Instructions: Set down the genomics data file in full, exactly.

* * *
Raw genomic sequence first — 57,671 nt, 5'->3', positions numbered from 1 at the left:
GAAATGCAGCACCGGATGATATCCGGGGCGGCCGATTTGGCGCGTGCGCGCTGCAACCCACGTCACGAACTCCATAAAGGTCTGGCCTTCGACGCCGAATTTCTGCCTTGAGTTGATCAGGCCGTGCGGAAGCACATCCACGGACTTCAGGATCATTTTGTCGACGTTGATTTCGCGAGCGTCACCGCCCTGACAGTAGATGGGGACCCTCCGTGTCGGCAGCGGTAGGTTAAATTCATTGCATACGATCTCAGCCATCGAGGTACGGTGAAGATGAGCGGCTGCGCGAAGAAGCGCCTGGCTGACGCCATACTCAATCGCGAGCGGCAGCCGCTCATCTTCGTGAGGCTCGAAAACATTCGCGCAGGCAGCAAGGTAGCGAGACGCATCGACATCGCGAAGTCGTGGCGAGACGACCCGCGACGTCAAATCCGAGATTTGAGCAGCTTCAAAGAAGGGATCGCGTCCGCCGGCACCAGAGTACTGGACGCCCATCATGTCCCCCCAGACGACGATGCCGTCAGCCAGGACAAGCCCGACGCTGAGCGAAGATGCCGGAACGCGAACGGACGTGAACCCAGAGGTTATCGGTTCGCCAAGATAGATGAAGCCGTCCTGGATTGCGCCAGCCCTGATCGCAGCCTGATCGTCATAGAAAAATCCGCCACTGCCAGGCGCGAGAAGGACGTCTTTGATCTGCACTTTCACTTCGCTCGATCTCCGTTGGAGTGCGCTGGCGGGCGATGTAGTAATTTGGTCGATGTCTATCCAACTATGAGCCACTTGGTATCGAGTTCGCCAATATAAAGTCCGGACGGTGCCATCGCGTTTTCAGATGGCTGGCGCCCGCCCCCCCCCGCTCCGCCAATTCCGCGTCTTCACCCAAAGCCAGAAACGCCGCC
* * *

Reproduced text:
Raw genomic sequence first — 57,671 nt, 5'->3', positions numbered from 1 at the left:
GAAATGCAGCACCGGATGATATCCGGGGCGGCCGATTTGGCGCGTGCGCGCTGCAACCCACGTCACGAACTCCATAAAGGTCTGGCCTTCGACGCCGAATTTCTGCCTTGAGTTGATCAGGCCGTGCGGAAGCACATCCACGGACTTCAGGATCATTTTGTCGACGTTGATTTCGCGAGCGTCACCGCCCTGACAGTAGATGGGGACCCTCCGTGTCGGCAGCGGTAGGTTAAATTCATTGCATACGATCTCAGCCATCGAGGTACGGTGAAGATGAGCGGCTGCGCGAAGAAGCGCCTGGCTGACGCCATACTCAATCGCGAGCGGCAGCCGCTCATCTTCGTGAGGCTCGAAAACATTCGCGCAGGCAGCAAGGTAGCGAGACGCATCGACATCGCGAAGTCGTGGCGAGACGACCCGCGACGTCAAATCCGAGATTTGAGCAGCTTCAAAGAAGGGATCGCGTCCGCCGGCACCAGAGTACTGGACGCCCATCATGTCCCCCCAGACGACGATGCCGTCAGCCAGGACAAGCCCGACGCTGAGCGAAGATGCCGGAACGCGAACGGACGTGAACCCAGAGGTTATCGGTTCGCCAAGATAGATGAAGCCGTCCTGGATTGCGCCAGCCCTGATCGCAGCCTGATCGTCATAGAAAAATCCGCCACTGCCAGGCGCGAGAAGGACGTCTTTGATCTGCACTTTCACTTCGCTCGATCTCCGTTGGAGTGCGCTGGCGGGCGATGTAGTAATTTGGTCGATGTCTATCCAACTATGAGCCACTTGGTATCGAGTTCGCCAATATAAAGTCCGGACGGTGCCATCGCGTTTTCAGATGGCTGGCGCCCGCCCCCCCCCGCTCCGCCAATTCCGCGTCTTCACCCAAAGCCAGAAACGCCGCC